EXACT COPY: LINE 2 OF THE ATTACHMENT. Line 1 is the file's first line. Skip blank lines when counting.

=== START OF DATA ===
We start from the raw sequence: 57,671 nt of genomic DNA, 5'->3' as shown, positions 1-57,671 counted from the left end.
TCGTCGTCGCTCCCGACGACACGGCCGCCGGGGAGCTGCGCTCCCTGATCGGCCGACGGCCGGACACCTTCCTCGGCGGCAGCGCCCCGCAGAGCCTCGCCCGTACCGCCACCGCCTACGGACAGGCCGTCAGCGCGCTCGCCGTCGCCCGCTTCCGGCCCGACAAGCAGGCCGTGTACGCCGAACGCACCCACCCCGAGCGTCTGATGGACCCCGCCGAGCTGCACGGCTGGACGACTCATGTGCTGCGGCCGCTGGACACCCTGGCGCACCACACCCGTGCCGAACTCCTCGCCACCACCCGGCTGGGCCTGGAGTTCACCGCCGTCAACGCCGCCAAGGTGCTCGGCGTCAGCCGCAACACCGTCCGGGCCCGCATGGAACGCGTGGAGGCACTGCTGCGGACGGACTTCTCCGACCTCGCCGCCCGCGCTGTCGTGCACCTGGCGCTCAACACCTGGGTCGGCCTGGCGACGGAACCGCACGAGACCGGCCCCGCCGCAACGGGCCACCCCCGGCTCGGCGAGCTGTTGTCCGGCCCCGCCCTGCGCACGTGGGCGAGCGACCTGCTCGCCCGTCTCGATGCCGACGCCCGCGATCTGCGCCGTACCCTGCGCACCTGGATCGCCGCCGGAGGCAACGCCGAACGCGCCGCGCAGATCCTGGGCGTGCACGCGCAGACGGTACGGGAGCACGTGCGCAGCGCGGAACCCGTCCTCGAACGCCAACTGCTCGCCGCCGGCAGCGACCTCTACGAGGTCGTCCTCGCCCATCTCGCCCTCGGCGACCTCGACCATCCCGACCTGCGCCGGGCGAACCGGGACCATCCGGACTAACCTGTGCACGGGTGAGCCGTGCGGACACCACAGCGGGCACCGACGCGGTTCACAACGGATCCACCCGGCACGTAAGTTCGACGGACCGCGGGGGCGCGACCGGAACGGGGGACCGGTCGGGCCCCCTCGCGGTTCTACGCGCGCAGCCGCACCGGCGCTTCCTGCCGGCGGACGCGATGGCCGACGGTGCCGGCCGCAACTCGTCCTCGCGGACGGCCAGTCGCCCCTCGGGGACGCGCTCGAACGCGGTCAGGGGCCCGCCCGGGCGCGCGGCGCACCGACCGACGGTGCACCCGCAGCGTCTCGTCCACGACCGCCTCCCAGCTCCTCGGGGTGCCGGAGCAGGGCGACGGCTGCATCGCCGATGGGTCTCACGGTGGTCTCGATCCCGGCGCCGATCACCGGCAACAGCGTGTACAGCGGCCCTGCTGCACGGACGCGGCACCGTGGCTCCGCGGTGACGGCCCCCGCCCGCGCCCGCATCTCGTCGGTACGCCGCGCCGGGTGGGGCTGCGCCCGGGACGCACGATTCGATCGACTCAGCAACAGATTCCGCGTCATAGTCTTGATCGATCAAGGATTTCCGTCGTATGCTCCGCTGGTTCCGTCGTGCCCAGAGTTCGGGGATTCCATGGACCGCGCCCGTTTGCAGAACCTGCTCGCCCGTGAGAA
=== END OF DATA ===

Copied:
TCGTCGTCGCTCCCGACGACACGGCCGCCGGGGAGCTGCGCTCCCTGATCGGCCGACGGCCGGACACCTTCCTCGGCGGCAGCGCCCCGCAGAGCCTCGCCCGTACCGCCACCGCCTACGGACAGGCCGTCAGCGCGCTCGCCGTCGCCCGCTTCCGGCCCGACAAGCAGGCCGTGTACGCCGAACGCACCCACCCCGAGCGTCTGATGGACCCCGCCGAGCTGCACGGCTGGACGACTCATGTGCTGCGGCCGCTGGACACCCTGGCGCACCACACCCGTGCCGAACTCCTCGCCACCACCCGGCTGGGCCTGGAGTTCACCGCCGTCAACGCCGCCAAGGTGCTCGGCGTCAGCCGCAACACCGTCCGGGCCCGCATGGAACGCGTGGAGGCACTGCTGCGGACGGACTTCTCCGACCTCGCCGCCCGCGCTGTCGTGCACCTGGCGCTCAACACCTGGGTCGGCCTGGCGACGGAACCGCACGAGACCGGCCCCGCCGCAACGGGCCACCCCCGGCTCGGCGAGCTGTTGTCCGGCCCCGCCCTGCGCACGTGGGCGAGCGACCTGCTCGCCCGTCTCGATGCCGACGCCCGCGATCTGCGCCGTACCCTGCGCACCTGGATCGCCGCCGGAGGCAACGCCGAACGCGCCGCGCAGATCCTGGGCGTGCACGCGCAGACGGTACGGGAGCACGTGCGCAGCGCGGAACCCGTCCTCGAACGCCAACTGCTCGCCGCCGGCAGCGACCTCTACGAGGTCGTCCTCGCCCATCTCGCCCTCGGCGACCTCGACCATCCCGACCTGCGCCGGGCGAACCGGGACCATCCGGACTAACCTGTGCACGGGTGAGCCGTGCGGACACCACAGCGGGCACCGACGCGGTTCACAACGGATCCACCCGGCACGTAAGTTCGACGGACCGCGGGGGCGCGACCGGAACGGGGGACCGGTCGGGCCCCCTCGCGGTTCTACGCGCGCAGCCGCACCGGCGCTTCCTGCCGGCGGACGCGATGGCCGACGGTGCCGGCCGCAACTCGTCCTCGCGGACGGCCAGTCGCCCCTCGGGGACGCGCTCGAACGCGGTCAGGGGCCCGCCCGGGCGCGCGGCGCACCGACCGACGGTGCACCCGCAGCGTCTCGTCCACGACCGCCTCCCAGCTCCTCGGGGTGCCGGAGCAGGGCGACGGCTGCATCGCCGATGGGTCTCACGGTGGTCTCGATCCCGGCGCCGATCACCGGCAACAGCGTGTACAGCGGCCCTGCTGCACGGACGCGGCACCGTGGCTCCGCGGTGACGGCCCCCGCCCGCGCCCGCATCTCGTCGGTACGCCGCGCCGGGTGGGGCTGCGCCCGGGACGCACGATTCGATCGACTCAGCAACAGATTCCGCGTCATAGTCTTGATCGATCAAGGATTTCCGTCGTATGCTCCGCTGGTTCCGTCGTGCCCAGAGTTCGGGGATTCCATGGACCGCGCCCGTTTGCAGAACCTGCTCGCCCGTGAGAA